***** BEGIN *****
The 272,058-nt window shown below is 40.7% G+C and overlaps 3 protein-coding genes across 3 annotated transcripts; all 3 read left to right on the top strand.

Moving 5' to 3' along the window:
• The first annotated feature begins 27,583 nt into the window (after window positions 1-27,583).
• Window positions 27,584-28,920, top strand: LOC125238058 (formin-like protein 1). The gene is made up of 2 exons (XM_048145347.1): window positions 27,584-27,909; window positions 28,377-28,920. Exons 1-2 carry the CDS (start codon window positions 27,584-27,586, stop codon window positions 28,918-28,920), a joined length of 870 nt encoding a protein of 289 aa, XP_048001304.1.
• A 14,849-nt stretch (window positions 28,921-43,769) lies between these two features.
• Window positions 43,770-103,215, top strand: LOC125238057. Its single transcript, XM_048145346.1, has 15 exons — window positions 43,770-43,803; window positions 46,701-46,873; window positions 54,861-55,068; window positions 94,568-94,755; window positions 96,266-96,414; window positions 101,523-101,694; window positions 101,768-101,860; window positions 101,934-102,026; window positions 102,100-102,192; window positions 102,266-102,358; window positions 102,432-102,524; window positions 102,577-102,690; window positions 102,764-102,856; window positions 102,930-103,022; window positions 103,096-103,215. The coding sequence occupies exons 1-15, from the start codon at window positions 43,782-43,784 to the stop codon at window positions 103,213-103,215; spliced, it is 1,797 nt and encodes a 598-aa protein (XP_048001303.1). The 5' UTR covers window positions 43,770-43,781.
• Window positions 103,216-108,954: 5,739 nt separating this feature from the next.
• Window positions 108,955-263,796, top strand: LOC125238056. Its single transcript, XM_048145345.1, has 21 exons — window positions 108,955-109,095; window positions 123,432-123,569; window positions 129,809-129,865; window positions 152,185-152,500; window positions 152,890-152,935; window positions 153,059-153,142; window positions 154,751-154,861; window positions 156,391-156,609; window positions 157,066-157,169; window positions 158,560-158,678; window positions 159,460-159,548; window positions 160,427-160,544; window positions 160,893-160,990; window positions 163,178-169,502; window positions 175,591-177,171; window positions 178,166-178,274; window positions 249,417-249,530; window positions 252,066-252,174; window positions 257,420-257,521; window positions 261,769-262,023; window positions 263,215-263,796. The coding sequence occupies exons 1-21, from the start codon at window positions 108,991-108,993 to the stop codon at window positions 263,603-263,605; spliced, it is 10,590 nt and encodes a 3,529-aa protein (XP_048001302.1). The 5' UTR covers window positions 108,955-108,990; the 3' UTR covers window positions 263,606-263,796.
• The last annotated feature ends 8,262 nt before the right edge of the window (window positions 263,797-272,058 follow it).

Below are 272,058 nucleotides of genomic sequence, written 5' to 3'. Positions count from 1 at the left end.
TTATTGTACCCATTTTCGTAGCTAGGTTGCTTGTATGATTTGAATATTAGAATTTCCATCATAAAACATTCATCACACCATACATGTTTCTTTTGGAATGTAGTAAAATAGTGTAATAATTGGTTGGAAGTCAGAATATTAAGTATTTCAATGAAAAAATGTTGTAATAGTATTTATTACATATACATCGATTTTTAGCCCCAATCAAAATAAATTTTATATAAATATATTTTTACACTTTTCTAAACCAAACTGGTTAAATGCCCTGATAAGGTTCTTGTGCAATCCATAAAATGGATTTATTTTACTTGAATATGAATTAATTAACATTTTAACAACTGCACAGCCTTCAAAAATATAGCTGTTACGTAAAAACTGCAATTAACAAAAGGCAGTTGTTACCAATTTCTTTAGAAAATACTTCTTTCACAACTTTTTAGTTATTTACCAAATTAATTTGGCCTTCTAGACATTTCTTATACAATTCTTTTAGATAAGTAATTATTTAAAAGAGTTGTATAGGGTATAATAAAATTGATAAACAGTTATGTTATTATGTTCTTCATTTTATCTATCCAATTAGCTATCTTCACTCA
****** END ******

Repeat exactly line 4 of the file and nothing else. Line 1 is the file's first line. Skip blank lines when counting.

• Window positions 27,584-28,920, top strand: LOC125238058 (formin-like protein 1). The gene is made up of 2 exons (XM_048145347.1): window positions 27,584-27,909; window positions 28,377-28,920. Exons 1-2 carry the CDS (start codon window positions 27,584-27,586, stop codon window positions 28,918-28,920), a joined length of 870 nt encoding a protein of 289 aa, XP_048001304.1.